37.  I say nothing of the gold for a crown, which tormented you a long time, while at one time you were inclined towards it and at another time unwilling to take it. For the law of your son-in-law forbade it to be decreed or to be accepted, unless a triumph was also decreed. But nevertheless you, in respect of that gold, could not find in your heart to disgorge the money which you had received and devoured, as in the case of the hundred talents of the Achaeans; you only changed the names and descriptions of the pretexts under which you extracted the money. I say nothing of the commissions which you scattered at random over the provinces; I say nothing of the number of vessels, or of the sum total of the plunder you acquired; I say nothing of the system under which you levied and extorted all the corn; I say nothing of your having stripped both nations and individuals of their liberties, even though they had had those liberties given them by name as rewards, not one of all which things is not carefully provided against and expressly forbidden to be done by the Sullan law.  You, on your departure (O you punishment, O you Fury of the allies) destroyed the unhappy Aetolia, which being separated by a great distance from the barbarian nations, is placed in the lap of peace and is in almost the centre of Greece. You confess as indeed you mentioned yourself only just now that Arsinoë and Stratus and Naupactus noble and wealthy cities were taken by the enemy. And by what enemies? Why, by those whom you, while encamped at Ambracia, on your first arrival, compelled to depart from the towns of the Agrinae and of the Dolopes, and to leave their altars and their homes. But now, on this departure of yours, O you illustrious “Imperator” though the sudden destruction of Aetolia was no trifling addition to your previous disasters,—you disbanded your army; nor was there any punishment which could be considered due to such guilt as yours which you were not willing to undergo, rather than allow any one to become acquainted with the existing numbers of the relics of your army.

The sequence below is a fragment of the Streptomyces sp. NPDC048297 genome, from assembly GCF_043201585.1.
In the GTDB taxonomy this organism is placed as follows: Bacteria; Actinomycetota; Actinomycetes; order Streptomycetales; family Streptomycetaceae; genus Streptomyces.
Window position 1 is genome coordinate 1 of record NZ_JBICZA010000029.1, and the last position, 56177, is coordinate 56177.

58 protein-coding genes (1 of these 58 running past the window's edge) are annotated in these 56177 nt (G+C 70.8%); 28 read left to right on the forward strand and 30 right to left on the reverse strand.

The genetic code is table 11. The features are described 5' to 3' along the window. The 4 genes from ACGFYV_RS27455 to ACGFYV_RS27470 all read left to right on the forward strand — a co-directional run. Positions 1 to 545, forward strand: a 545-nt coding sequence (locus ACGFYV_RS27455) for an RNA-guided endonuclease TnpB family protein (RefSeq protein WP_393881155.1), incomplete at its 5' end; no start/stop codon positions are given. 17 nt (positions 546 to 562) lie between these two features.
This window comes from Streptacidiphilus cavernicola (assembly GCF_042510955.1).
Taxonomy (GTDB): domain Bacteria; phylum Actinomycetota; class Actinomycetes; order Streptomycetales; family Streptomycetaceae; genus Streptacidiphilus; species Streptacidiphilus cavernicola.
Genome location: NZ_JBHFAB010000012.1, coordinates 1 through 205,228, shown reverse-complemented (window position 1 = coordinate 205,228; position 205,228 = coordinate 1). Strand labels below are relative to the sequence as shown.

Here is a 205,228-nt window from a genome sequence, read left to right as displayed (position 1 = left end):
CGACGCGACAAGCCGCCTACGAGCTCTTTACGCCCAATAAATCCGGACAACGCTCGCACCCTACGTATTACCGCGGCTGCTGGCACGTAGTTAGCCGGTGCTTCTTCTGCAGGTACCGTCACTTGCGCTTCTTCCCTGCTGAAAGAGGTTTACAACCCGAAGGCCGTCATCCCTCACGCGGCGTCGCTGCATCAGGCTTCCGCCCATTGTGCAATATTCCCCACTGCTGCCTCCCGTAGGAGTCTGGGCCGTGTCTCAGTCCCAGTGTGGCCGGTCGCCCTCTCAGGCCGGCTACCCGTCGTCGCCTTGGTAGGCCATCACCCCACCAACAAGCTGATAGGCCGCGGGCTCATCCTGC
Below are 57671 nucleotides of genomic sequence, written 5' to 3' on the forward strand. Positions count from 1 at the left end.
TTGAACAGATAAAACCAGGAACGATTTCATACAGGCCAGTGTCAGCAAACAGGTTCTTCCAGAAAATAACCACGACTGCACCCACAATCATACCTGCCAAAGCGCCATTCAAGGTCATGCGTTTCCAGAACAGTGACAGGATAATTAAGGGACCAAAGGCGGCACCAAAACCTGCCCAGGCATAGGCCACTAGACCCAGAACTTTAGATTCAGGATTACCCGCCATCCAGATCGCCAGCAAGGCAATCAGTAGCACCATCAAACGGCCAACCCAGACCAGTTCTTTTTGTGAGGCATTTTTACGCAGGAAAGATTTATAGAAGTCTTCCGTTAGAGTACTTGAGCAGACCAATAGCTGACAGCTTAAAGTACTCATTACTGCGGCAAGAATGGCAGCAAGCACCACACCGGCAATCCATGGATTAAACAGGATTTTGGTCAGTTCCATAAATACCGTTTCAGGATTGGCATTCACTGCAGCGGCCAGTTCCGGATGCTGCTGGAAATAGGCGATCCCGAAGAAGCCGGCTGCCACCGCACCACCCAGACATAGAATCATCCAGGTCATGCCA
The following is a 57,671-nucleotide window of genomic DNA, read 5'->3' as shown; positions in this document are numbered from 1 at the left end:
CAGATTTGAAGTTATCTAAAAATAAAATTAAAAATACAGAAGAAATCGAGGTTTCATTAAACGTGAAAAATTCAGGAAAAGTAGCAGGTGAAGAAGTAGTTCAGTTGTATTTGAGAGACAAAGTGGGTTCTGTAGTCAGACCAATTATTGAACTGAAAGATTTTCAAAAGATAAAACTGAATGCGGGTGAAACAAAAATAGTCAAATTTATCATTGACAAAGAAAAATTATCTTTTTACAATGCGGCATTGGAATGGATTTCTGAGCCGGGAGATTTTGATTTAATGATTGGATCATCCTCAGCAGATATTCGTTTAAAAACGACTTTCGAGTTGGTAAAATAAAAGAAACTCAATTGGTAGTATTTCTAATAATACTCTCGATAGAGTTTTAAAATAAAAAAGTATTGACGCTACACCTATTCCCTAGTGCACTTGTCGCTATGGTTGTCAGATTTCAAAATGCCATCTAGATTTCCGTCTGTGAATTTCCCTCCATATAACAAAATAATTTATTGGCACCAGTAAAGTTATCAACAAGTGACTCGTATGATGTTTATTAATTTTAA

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THE SPEECH OF M. T. CICERO AGAINST PUBLIUS VATINIUS; CALLED ALSO, THE EXAMINATION OF PUBLIUS VATINIUS.
THE ORATION OF M. T. CICERO AGAINST LUCIUS CALPURNIUS PISO.
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